Welcome to Full Ahead, our trial run at a boating column. We start by asking how we can get on the water without spending a bomb. Easy, says Lindsay Lyons, promotions officer for the Royal Hong Kong Yacht Club (RHKYC). 'Every boat needs a certain number of crew to race efficiently and in Hong Kong racing, the number of boats often outstrips the available supply of crew,' she tells Full Ahead. 'You don't need to own a boat to sail. Even with limited sailing experience, it is relatively easy to find a skipper willing to take you on as crew providing you don't mind being told what to do - sometimes at a high level of decibels.' If you crew regularly for the same skipper you will quickly learn the ropes, Lyons says. Yes, but Hong Kong people can be shy, and we had to ask whether the club has a 'slave market', where old sea-dogs bid for the biggest biceps. Lyons says a 'Crew Available' board is positioned outside the Main Bar from 11.30am on Saturdays until next May; simply sign up and if a skipper is short of crew, he or she will come looking for you. E-mail your sailing CV to email@example.com.
Skippers, however might prefer crew with more formal training. The Aberdeen Boat Club runs sailing courses ($2,500 for non-members and $2,000 for members) consisting of 'five full-day sessions and covers both theory and practical aspects of dinghy sailing and is designed to teach a beginner to be capable of sailing the Club's Toppers, Enterprise and Pico dinghies', the club's commodore, Jon Zinke, tells Full Ahead. He says the cost includes dinghy hire, equipment, tuition and a log book. For details, call 2555 6216. The RHKYC runs extensive training programmes for adults and children at its Middle Island sailing centre near Repulse Bay. Full details on www.rhkyc.org.hk/sailing/training.htm. If you are only interested in crewing on 'big boats', RHKYC runs a one-day introduction to Cruiser sailing, or a five-day Competent Crew course via www.yachtingventures.com.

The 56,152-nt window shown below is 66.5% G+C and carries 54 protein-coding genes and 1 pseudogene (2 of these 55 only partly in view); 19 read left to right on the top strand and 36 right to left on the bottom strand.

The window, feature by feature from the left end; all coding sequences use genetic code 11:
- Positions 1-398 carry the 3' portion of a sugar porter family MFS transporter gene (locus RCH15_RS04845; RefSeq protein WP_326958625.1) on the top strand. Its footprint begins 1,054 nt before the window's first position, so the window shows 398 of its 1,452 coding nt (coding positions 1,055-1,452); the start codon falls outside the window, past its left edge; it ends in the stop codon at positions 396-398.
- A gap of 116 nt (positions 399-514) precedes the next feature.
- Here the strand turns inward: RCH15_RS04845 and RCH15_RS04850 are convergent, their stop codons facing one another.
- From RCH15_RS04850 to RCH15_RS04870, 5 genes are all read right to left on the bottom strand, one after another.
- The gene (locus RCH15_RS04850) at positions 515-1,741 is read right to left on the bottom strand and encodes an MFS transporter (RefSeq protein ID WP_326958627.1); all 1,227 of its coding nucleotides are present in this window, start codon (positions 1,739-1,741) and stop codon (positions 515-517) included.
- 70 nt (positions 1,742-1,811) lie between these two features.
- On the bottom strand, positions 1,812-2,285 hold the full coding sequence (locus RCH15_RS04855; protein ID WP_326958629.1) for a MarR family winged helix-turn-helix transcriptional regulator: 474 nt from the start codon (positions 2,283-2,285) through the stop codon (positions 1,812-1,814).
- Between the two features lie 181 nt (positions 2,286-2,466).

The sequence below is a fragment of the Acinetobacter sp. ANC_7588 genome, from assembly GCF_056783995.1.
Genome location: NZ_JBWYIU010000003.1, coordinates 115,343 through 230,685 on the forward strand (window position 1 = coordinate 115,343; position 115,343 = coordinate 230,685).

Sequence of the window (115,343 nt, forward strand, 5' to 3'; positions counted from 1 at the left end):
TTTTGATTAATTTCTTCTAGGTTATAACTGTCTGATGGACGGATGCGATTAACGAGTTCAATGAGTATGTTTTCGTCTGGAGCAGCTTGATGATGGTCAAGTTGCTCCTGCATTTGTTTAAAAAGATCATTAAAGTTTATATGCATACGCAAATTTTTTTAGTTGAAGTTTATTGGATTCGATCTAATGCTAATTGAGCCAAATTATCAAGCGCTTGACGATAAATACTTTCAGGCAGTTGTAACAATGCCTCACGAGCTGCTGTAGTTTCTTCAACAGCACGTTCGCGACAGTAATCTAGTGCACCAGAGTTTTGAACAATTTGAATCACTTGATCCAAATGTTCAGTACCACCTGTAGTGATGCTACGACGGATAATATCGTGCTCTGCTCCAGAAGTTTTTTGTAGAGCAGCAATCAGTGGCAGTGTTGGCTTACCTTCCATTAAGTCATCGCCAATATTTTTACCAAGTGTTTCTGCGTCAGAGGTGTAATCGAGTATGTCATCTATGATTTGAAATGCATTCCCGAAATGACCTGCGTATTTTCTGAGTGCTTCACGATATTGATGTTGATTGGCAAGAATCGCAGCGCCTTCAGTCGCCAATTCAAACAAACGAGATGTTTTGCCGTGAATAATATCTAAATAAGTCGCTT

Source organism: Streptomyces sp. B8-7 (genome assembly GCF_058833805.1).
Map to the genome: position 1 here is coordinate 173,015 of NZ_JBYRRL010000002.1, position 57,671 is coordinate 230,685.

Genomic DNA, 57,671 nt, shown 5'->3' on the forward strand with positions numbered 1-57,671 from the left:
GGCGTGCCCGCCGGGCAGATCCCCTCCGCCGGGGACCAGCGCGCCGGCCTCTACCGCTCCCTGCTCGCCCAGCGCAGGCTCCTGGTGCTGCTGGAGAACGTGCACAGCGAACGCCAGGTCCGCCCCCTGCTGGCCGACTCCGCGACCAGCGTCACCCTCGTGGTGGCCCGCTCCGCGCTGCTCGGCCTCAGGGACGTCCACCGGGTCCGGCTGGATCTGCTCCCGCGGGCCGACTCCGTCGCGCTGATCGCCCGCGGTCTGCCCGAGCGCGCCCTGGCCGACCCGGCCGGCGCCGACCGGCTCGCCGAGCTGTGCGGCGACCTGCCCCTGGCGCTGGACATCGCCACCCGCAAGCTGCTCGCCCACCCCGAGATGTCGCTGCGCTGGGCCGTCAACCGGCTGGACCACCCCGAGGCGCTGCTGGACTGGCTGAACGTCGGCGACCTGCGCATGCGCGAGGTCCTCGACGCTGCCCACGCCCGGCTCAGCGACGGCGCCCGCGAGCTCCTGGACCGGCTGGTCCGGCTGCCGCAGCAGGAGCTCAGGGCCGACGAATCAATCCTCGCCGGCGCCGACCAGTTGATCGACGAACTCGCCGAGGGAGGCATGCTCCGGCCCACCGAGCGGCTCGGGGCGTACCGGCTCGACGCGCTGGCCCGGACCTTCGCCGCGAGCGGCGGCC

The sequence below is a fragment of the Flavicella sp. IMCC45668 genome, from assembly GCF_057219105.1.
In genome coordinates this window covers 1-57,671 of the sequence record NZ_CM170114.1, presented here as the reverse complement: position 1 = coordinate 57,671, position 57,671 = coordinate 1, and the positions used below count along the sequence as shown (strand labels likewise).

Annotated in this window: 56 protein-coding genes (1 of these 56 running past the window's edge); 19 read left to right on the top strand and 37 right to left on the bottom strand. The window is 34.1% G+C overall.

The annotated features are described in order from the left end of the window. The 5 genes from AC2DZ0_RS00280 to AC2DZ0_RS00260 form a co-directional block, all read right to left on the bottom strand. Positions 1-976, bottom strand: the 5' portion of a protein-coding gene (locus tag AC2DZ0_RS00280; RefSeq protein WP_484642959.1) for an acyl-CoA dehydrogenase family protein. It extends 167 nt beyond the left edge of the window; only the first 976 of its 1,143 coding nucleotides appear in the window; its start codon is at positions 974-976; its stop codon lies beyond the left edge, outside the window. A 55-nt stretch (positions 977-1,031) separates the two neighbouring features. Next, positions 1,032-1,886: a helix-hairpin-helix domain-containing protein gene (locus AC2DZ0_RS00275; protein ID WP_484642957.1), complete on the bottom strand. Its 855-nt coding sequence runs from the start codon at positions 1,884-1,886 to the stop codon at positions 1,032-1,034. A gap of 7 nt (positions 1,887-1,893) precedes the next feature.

Future events include the ABC Sunseeker Opening Regatta, which marks the start of Hong Kong's sailing season with up to 80 boats tomorrow. Alternatively, you can watch the Nautica Autumn Regatta in Victoria Harbour, where about 80 to 100 boats will compete in three races over two days. The Cruiser Owners Association (COA) will hold its popular Macau series on September 27. Then comes some serious stuff in China Coast Race Week, between October 31 to November 7. Full Ahead learns the event consists of the China Coast Regatta, two day's Cruiser racing for about 40 entrants, plus the Around The Island Race (left) on November 2, in which 200 vessels of all classes will race around Hong Kong Island against each other on handicap. There is also the Hainan Race, a 355 nautical-mile Category 1 offshore race to Hainan on November 4. Full Ahead would love to hear from any race crews.
We'll be back on October 4. Please e-mail any yarns, sea gripes and Hong Kong junk trip anchorages to avoid to firstname.lastname@example.org